Words from dialects
In my world as an audiobook narrator, I occasionally find myself researching dialects, -- a rich source of words that are just plain fun.
Throwing an intriguing light on JK Rowling’s enigmatic headmaster, the word dumbledore became a part of the language in 1787, from a dialect spoken in the Cornwall region. It means bumblebee.
A Scottish dialect gave us spree, a frolic or drinking bout, which came to English in 1804 (though drinking bouts had been around for centuries).
A Kentucky dialect gave us splurge. Meaning ostentatious display, it came to English in 1828, possibly from a mashup of the words splash & surge.
From a dialect spoken near Norfolk, dumpling came to be officially a part of English in 1600. It may have come from a German word meaning lump.
In 1738 we gained the word kasbah (or casbah), which came to us through French from a dialect of north African Arabic. The original word meant fortress.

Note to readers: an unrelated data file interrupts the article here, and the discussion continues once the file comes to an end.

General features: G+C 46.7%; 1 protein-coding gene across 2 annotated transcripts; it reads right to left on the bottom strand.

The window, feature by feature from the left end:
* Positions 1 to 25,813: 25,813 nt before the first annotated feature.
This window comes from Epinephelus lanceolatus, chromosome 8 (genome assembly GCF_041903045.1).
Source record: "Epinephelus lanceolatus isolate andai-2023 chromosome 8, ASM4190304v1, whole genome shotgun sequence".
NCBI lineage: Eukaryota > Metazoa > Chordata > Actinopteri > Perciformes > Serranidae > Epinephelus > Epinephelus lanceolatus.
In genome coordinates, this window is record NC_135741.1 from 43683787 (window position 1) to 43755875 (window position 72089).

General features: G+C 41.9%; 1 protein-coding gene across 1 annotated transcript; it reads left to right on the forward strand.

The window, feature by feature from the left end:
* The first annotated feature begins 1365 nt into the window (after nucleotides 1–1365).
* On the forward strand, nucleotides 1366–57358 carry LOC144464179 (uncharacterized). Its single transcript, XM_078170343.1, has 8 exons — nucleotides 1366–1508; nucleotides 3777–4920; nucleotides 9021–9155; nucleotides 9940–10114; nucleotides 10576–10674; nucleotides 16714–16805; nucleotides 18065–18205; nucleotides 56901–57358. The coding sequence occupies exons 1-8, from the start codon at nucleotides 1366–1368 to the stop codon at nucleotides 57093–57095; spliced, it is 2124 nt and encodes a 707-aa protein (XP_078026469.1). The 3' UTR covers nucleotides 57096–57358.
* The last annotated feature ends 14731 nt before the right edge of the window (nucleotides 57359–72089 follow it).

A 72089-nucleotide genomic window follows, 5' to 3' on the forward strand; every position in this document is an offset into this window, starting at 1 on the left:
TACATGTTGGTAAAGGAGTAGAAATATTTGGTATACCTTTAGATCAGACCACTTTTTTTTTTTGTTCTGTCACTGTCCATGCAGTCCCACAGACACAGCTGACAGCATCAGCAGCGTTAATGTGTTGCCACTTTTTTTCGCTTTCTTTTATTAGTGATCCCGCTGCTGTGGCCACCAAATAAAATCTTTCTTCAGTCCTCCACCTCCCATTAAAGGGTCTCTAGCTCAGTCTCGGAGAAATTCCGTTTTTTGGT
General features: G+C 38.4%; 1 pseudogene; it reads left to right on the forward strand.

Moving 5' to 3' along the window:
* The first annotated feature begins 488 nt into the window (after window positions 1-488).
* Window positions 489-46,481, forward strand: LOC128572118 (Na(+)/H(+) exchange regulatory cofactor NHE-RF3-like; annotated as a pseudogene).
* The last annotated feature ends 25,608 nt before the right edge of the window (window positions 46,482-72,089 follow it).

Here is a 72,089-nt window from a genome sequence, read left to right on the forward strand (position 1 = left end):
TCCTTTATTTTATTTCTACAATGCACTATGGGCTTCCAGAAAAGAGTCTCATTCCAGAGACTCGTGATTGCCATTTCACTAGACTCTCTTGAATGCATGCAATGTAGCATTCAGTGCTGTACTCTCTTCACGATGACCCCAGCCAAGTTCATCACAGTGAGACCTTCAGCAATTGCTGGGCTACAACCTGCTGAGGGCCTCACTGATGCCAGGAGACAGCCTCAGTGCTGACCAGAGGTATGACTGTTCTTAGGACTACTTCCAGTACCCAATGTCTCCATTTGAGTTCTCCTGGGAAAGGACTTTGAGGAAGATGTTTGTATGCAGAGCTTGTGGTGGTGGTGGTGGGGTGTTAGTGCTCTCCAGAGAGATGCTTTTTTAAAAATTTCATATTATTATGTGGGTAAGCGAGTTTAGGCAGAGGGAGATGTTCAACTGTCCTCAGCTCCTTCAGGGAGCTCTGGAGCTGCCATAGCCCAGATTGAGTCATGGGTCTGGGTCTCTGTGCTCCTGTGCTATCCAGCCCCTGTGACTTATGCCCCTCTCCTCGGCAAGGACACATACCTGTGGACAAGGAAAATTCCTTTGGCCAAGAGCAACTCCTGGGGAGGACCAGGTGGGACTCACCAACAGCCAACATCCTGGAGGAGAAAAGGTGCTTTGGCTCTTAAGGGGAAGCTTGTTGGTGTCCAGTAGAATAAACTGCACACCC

The Cockney dialect gave us ain’t. Well, sort of. In the early 1700s ain’t was considered a proper English contraction for am not. A century later, people started using ain’t to mean are not & is not, causing ain’t to lose favor among grammarians, oozing its way into the category of Cockney slang.
A northern British dialect gave us keister, or buttocks. This meaning arrived in 1914, extrapolated from earlier meanings of keister – safe or strongbox, & burglar’s toolkit.
And the Scots have keisters, too. From a dialect of Scotland we have the word fud, meaning buttocks. It’s a mystery where fud came from, but it is most likely from a Scandinavian source. Fud entered English in 1785.
And though I’d planned on ending with keister & fud, I can’t resist yen, which came from a Beijing dialect. Yen originally meant smoke, then grew to mean intense desire for opium. Today yen means a dreamy desire or hunger. It arrived in English in 1906 after making earlier attempts in the forms of yen-yen & yin.
Any thoughts on keisters, fuds, splurges, dumplings, casbahs, sprees, dumbledores or aunt's?
Big thanks to this week’s sources: Word Detective, Wordnik, Etymonline, & the OED.
I write for teens, narrate audio books, bake bread, play music, and ponder the wonder of words in a foggy little town on California's central coast.
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